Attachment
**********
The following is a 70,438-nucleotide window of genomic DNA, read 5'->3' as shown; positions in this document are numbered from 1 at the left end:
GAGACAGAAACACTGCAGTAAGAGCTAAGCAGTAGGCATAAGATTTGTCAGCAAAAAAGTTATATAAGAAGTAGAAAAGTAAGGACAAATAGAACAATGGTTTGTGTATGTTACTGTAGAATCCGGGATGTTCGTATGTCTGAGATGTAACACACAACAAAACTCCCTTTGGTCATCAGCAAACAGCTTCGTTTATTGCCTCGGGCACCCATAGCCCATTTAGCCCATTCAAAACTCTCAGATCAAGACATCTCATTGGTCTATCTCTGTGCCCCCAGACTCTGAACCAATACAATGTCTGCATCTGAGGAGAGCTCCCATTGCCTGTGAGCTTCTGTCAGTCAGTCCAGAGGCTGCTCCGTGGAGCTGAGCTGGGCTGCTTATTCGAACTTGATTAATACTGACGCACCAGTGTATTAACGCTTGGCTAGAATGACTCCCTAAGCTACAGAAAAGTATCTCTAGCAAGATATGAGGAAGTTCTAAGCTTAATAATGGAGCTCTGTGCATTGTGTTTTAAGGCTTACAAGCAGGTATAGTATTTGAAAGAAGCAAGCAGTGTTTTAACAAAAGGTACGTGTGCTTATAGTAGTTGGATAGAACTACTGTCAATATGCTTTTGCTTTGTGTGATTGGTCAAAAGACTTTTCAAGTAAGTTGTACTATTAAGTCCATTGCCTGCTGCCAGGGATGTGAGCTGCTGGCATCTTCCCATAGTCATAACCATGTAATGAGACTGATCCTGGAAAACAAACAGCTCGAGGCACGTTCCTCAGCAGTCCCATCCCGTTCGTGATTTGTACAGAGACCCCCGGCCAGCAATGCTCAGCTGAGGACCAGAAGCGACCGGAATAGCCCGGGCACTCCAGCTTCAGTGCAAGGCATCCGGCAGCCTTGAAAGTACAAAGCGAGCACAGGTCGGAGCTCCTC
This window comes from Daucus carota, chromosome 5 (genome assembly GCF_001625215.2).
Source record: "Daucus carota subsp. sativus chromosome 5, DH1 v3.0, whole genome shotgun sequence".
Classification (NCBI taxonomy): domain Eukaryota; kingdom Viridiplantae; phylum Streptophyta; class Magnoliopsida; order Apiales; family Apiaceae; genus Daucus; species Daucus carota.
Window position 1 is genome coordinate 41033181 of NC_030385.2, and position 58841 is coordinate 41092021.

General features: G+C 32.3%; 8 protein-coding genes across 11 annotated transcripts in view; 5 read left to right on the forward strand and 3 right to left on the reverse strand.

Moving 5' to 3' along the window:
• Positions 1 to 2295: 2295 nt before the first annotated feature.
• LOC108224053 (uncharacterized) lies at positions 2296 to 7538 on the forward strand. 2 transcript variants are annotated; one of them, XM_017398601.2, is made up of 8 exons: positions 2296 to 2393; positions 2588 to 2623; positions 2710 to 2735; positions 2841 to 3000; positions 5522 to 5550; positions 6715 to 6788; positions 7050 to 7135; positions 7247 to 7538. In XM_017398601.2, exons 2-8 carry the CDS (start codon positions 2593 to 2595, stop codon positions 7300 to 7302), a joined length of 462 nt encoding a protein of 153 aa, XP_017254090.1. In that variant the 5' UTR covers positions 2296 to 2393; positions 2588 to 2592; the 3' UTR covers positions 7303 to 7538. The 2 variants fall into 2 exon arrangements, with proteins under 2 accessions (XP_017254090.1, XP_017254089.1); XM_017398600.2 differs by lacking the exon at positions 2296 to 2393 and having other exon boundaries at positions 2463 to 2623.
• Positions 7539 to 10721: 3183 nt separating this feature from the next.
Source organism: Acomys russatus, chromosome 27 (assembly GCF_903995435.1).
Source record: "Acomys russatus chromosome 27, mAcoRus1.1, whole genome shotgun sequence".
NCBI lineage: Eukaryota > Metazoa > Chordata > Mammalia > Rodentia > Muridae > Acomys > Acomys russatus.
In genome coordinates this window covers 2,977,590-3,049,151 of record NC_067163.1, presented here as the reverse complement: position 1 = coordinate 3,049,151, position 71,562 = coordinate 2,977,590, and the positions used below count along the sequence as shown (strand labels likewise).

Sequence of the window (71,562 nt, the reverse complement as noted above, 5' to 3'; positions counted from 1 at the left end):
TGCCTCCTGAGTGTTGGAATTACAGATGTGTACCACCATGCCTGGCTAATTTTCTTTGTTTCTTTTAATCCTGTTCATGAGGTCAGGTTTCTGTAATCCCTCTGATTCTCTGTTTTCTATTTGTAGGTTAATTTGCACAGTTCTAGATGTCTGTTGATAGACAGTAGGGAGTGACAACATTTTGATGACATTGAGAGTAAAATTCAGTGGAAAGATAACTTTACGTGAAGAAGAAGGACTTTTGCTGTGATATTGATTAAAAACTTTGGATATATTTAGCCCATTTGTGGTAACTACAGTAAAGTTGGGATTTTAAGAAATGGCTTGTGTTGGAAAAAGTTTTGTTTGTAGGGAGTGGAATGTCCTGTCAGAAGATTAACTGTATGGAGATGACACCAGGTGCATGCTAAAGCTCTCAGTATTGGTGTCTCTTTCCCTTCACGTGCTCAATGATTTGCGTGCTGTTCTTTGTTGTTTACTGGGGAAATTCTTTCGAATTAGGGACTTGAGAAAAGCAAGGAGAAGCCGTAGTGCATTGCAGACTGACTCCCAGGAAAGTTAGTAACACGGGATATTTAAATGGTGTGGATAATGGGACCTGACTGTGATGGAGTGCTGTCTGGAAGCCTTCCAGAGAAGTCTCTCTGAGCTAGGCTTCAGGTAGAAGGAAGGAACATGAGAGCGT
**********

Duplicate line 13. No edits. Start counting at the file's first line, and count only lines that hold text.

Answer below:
Source record: "Acomys russatus chromosome 27, mAcoRus1.1, whole genome shotgun sequence".